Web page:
US military’s footprint is expanding in northern Australia to meet a rising China

Major construction, funded by the U.S. and Australian governments, is underway in Australia’s Northern Territory for facilities that will be used by the U.S. Air Force, Navy and Marine Corps.

The facilities will support U.S. and Australian forces training to defend chains of small islands that would likely be an arena for any future conflict with China, according to former Australian assistant defense secretary Ross Babbage.

The allies are learning to conduct dispersed operations and deploy anti-ship missiles to island chains in the Western Pacific “to make it extremely difficult and dangerous for Chinese operations in a crisis,” including a conflict over Taiwan, he said by phone Wednesday.

The Australian government will likely announce more initiatives in the northern Australia before the year is over, Babbage said.

warfighting exercise across the Top End

US Marines of the Marine Rotational Force-Darwin (MRF-D) and members of the Australian Defence Force from Australian Army’s 1st and 13th Brigade, and Royal Australian Air Force’s 36th, 37th and 75th Squadrons have commenced Exercise Koolendong this week across the Top End.

The three week warfighting exercise is being held at Defence training areas in the Northern Territory and for the first time, in Western Australia to simulate a response to a regional security crisis.

“We are deploying significant forces by land, air and sea to training areas in both WA and the NT including Mount Bundy Training Area, RAAF Base Curtin & Yampi Sound Training Area,” Colonel Steele said.

SECNAV Visits Innovative Forward-Deployed Marines and Sailors with MRF-D 22

The Honorable Carlos Del Toro, the 78th Secretary of the Navy, visited Marines and Sailors with the Marine Rotational Force-Darwin (MRF-D) on June 18.

“We have a solemn responsibility to be prepared to fight and win wars. I’m so proud to have the Marine Corps here in Australia,” said SECNAV to the Marines and Sailors with the MRF-D aviation combat element, following an update on emerging capabilities of the partnered MAGTF. “This is an advanced capability that is real, and real powerful.”

“You are at the pointy end of the spear out here doing great work.”

“Part of our journey is to train and certify a sea-combat capable headquarters that will integrate naval and joint effects on the adversary in the contested littoral environment,” said the commanding general of the 1st Marine Division, Major General Roger B. Turner Jr.

New Darwin port could help replace US Pearl Harbour naval facility

Experts say a new port could replace the US military’s main fuelling station in the Pacific region after the closure of a storage facility at Pearl Harbour in Hawaii.

The federal budget allocated $1.5 billion to build “new port infrastructure, such as a wharf, an offloading facility and dredging of the shipping channel” in the Northern Territory.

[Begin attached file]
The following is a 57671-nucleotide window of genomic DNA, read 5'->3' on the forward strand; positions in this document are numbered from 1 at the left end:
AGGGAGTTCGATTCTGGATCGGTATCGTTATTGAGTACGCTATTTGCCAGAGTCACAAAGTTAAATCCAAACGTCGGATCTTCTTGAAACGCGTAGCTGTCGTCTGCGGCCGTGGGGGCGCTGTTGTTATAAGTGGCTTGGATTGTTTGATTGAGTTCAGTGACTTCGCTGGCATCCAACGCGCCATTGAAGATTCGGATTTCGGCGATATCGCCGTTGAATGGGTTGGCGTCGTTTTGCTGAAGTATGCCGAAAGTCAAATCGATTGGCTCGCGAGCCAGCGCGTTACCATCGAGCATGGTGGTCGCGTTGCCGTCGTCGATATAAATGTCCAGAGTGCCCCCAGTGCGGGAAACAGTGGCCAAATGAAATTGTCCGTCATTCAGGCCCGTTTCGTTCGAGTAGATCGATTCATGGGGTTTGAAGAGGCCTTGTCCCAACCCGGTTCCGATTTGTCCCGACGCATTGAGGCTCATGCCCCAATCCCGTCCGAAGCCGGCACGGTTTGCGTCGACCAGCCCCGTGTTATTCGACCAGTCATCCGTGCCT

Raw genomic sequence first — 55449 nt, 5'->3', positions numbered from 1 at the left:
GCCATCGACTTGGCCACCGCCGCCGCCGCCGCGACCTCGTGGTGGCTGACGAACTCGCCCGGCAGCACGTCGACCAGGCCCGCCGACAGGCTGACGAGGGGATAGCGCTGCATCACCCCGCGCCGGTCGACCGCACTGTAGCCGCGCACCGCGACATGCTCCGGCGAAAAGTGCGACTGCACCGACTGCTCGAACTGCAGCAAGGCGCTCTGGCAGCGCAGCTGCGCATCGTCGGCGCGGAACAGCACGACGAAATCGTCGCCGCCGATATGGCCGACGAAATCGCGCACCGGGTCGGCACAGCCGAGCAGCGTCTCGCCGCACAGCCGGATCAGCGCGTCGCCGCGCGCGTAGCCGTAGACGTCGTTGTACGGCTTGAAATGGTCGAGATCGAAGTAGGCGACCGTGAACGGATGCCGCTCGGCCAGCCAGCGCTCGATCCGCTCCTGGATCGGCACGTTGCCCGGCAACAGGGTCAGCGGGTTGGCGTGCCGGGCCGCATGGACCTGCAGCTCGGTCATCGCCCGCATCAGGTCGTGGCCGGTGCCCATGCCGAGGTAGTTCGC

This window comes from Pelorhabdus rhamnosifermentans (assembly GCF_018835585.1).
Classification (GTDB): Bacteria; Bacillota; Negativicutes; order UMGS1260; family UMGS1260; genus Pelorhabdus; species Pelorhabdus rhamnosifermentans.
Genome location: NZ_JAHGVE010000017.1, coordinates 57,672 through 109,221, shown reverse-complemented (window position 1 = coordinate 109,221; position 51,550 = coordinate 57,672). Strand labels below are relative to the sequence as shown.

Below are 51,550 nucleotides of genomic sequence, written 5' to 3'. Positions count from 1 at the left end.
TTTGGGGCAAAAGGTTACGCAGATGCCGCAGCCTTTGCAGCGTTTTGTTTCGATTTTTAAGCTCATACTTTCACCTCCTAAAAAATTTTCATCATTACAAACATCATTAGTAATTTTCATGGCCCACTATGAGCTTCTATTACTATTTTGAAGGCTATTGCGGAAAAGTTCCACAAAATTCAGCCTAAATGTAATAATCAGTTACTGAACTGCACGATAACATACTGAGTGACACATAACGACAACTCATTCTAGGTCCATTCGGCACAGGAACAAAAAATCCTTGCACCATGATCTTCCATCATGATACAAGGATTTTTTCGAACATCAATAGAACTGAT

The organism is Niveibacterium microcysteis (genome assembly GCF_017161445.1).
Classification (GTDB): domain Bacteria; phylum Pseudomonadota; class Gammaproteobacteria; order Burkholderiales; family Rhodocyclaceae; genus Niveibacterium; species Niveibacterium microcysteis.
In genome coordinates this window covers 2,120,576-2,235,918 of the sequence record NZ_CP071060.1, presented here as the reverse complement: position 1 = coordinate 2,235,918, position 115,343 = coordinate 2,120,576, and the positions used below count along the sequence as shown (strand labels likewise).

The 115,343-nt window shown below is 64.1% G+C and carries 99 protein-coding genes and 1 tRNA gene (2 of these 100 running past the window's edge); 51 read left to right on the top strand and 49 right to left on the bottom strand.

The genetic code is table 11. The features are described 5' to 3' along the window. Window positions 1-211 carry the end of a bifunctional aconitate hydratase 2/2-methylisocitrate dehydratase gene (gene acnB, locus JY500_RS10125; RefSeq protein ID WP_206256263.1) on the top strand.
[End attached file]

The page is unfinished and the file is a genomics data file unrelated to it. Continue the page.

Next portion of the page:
Mr Dutton said in November that stability in the Indo-Pacific “requires the United States to be completely engaged in the region”. He indicated in June he was open to increasing the US marine presence in Darwin and said it was in both countries’ interest for the US to expand its presence in the region.

The federal budget allocated an extra $2 billion to the Northern Australia Infrastructure Facility and expanded its remit to include the Commonwealth territory of Christmas Island and Cocos (Keeling) Islands. The Defence Department announced in 2020 it was upgrading the Cocos Island runway to accommodate surveillance and response aircraft.

The government is also investing $300 million in an industry precinct at Darwin for gas, hydrogen and critical minerals.

“Additional fuel storage, additional logistics, support and port facilities will enable greater flow through of American units, and conceivably stationing on a longer-term basis. Not basing, but possibly stationing at least for periods of time.

Defence must secure northern Australia amid gravest risk since WWII

In 2021 the AUSMIN communiqué agreed to ‘establish a combined logistics, sustainment, and maintenance enterprise to support high-end warfighting and combined military operations in the region’. The location wasn’t specified, but look at a map. It won’t be Hobart.

Just south of Darwin the US is installing a fuel farm planned by September 2023 to hold over 300 million litres of military jet fuel. Although the government is reluctant to say what is in prospect, it’s obvious the Americans are going to be here in much larger numbers soon.

This all points to a need for a radical rethink about Darwin’s role in the defence of Australia and what we need to do to rebuild our threadbare military infrastructure across the north. The PLA threat is pushing south, and we need a response to it.

I understand the prime minister doesn’t want a new defence white paper or a national security strategy. There’s a view that written policies constrain freewheeling decision-making. So be it, but something must be done to instil a disciplined focus around Defence’s strategic planning, jolting it away from its fantasies about the late 2030s and towards the tough realities of today.

When there’s no time left to change the structure of the military, the need is to look instead at force posture